(Even if many of the decisions requiring unanimity in the European Council or the Council, are practically unattainable in practice, a common defence may become a reality if the mainstream EU member states embrace the twin concepts of a European defence and NATO membership. By reintegrating into the NATO structures, France has paved the way. The six EU members still outside NATO need not stand in the way, because according to the second subparagraph the CSDP does not prejudice the specific character of the security and defence policy of certain Member States. In addition, Ireland has been given specific assurances in connection with the Lisbon Treaty.)
If a member state decides to withdraw from the European Union, Article 50 TEU foresees notification and a period of negotiations. Due to the links between the member states and the EU, it is no easy task. It could be called reverse engineering of membership. The seceding state would probably want some sort of future relationship, which would have to be negotiated, within the European Economic Area (EEA) or outside.
But Article 50(3) TEU makes it clear that the European Union does not imprison states against their will. Secession enters into force two years after notification, even if the negotiations continue, unless the member state concerned agrees to extend the period. In that case the European Council (less the seceding member) decides unanimously to prolong the period:
3. The Treaties shall cease to apply to the State in question from the date of entry into force of the withdrawal agreement or, failing that, two years after the notification referred to in paragraph 2, unless the European Council, in agreement with the Member State concerned, unanimously decides to extend this period.
Extending powers of European Public Prosecutor
According to Article 86(4) TFEU, the European Council may extend the powers of the European Public Prosecutor's Office to include serious crime having a cross-border dimension and amending accordingly paragraph 2 as regards the perpetrators of, and accomplices in, serious crimes affecting more than one Member State. The European Council shall act unanimously after obtaining the consent of the European Parliament and after consulting the Commission.
Multiannual financial framework
According to Article 312(2) TFEU, the Council, acting in accordance with a special legislative procedure, shall adopt a regulation laying down the multiannual financial framework. The Council shall act unanimously after obtaining the consent of the European Parliament, which shall be given by a majority of its component members.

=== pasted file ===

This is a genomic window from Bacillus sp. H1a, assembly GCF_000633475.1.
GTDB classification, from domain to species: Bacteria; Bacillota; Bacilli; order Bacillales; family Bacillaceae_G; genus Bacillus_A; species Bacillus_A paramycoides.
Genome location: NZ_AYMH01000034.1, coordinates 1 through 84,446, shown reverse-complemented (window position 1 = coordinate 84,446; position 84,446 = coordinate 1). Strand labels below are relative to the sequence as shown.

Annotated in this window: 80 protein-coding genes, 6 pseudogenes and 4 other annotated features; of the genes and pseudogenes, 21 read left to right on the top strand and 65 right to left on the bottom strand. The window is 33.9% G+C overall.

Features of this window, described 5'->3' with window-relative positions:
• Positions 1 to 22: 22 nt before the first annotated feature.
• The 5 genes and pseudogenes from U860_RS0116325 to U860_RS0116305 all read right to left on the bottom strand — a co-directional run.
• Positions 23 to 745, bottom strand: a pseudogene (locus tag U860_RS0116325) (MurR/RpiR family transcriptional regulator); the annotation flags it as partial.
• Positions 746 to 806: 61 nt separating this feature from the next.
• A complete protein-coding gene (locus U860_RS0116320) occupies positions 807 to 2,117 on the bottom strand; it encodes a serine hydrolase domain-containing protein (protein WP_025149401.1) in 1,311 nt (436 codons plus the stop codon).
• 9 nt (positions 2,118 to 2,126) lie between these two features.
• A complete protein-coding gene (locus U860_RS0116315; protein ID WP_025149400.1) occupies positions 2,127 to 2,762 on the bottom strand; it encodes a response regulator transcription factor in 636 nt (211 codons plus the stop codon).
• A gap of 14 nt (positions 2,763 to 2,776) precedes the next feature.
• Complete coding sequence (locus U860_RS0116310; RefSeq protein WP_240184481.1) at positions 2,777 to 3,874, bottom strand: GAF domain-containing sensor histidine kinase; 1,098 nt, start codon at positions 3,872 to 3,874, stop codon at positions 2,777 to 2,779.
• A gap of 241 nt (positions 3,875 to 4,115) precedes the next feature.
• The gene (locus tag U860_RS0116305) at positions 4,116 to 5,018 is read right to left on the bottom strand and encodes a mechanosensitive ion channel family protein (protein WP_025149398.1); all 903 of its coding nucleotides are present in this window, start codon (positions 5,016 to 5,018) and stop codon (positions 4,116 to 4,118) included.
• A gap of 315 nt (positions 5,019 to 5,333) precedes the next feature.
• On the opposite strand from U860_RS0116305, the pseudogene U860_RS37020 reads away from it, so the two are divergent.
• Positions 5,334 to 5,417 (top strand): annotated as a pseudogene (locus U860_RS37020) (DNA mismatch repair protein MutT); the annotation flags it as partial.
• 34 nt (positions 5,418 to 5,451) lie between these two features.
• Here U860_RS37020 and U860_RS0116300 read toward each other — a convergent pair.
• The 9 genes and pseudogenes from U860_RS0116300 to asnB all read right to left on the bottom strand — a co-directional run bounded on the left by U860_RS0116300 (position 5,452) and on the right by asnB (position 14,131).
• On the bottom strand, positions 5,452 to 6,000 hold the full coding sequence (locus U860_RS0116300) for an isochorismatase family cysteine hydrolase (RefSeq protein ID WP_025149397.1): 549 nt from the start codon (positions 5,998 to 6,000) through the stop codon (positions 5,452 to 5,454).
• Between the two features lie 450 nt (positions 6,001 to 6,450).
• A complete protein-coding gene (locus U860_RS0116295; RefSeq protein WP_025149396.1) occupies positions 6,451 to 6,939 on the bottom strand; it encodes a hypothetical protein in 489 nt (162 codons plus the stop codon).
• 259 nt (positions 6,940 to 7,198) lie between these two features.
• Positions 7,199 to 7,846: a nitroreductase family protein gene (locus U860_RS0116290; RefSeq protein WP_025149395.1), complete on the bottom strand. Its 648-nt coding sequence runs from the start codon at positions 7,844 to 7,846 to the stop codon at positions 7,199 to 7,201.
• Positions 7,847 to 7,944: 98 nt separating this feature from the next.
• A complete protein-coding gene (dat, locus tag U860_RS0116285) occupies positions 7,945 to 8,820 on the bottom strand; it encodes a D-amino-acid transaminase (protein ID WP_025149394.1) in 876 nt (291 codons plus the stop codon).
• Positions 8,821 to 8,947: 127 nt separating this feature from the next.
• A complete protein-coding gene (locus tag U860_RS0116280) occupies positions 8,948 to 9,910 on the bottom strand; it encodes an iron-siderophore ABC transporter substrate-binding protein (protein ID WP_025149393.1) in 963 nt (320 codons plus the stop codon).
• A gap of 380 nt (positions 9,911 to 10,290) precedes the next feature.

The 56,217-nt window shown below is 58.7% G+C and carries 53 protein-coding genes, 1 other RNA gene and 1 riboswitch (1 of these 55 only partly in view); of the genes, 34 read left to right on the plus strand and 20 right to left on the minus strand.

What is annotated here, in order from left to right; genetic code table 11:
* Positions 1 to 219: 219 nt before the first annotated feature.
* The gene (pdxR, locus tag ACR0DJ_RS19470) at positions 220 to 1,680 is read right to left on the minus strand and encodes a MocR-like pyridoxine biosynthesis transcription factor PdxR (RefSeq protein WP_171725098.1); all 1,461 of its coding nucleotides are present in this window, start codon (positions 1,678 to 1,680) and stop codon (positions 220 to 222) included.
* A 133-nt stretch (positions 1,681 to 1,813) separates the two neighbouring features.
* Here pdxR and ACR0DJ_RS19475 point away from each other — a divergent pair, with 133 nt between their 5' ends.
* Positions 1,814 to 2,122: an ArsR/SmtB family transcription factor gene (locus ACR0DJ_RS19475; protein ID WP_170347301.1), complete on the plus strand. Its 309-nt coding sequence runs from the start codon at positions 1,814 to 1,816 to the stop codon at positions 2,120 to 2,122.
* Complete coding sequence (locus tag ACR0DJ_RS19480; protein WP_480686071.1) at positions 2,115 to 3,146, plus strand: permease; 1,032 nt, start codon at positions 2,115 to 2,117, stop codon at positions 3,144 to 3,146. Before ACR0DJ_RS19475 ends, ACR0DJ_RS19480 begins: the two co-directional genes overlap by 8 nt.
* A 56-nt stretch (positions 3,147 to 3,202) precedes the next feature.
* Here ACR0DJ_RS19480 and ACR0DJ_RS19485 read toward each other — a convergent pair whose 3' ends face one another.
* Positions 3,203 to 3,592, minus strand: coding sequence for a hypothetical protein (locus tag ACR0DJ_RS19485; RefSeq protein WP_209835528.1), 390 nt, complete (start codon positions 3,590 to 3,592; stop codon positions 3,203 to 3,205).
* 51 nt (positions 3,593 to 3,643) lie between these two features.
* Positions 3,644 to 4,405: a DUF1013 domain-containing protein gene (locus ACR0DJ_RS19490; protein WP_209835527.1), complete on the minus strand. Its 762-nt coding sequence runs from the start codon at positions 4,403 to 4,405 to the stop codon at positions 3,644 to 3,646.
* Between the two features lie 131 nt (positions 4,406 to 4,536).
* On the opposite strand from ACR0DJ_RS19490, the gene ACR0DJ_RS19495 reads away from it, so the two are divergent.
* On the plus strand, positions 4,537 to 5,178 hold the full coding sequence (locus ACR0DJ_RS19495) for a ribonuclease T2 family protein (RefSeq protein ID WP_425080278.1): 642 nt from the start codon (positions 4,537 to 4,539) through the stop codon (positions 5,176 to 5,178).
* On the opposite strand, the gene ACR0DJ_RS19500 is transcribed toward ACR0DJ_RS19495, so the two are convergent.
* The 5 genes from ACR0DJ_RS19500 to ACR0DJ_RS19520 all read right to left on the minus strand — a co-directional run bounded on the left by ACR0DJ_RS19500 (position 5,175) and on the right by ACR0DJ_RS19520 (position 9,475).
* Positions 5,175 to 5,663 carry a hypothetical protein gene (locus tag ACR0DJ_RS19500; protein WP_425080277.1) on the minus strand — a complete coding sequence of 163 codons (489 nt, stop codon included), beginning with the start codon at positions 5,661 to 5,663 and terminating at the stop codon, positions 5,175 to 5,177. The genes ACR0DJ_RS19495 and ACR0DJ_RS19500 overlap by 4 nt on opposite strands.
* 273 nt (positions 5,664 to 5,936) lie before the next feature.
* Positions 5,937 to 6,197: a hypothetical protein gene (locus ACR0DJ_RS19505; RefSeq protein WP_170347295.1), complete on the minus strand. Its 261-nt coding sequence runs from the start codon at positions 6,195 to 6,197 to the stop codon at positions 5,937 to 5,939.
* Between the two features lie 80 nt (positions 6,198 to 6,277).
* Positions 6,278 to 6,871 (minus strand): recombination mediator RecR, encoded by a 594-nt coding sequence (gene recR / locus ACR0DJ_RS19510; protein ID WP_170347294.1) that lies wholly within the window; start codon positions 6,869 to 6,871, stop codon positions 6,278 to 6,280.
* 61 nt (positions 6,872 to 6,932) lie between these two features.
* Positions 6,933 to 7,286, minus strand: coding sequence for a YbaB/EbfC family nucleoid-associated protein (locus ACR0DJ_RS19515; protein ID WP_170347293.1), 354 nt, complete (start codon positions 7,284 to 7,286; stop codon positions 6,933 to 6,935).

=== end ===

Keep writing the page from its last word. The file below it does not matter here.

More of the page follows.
The second subparagraph offers the European Council the possibility, unanimously, to adopt a decision authorising the Council to act by a qualified majority when adopting the regulation referred to in the first subparagraph.
According to Article 355 TFEU, the provisions of the Treaties shall apply to Guadeloupe, French Guiana, Martinique, Réunion, Saint-Barthélemy, Saint-Martin, the Azores, Madeira and the Canary Islands in accordance with Article 349, and the special arrangements for association set out in Part Four shall apply to the overseas countries and territories listed in Annex II.
The European Council may, on the initiative of the Member State concerned, adopt a decision amending the status, with regard to the Union, of a Danish, French or Netherlands country or territory referred to above. The European Council shall act unanimously after consulting the Commission.
Amending ESCB Statute
Article 10.2 the Statute of the European System of Central Banks and of the European Central Bank (Protocol No 4), on voting rights in the Governing Council, can be amended by a unanimous decision by the European Council in the following way:
Article 10.2 may be amended by a decision of the European Council, acting unanimously, either on a recommendation from the European Central Bank and after consulting the European Parliament and the Commission, or on a recommendation from the Commission and after consulting the European Parliament and the European Central Bank. These amendments shall not enter into force until they are approved by the Member States in accordance with their respective constitutional requirements.
Are we any wiser?
Perhaps we can draw the conclusion that the general rule on consensus applies primarily to the effort to find common ground with regard to political texts. Unanimity is regularly evoked in settings calling for concrete decisions, not only with regard to the European Council but in a multitude of questions where the unanimity requirement concerns the Council.
In both cases, less enthusiastic member states can refrain from active opposition (abstain), which means that the bottom line differences between consensus and unanimous decisions are small.
In a wider perspective, low grade compromises and the lack of unanimity hamper the development of the European Union and its action. In crucial areas, the EU remains a giant on clay feet.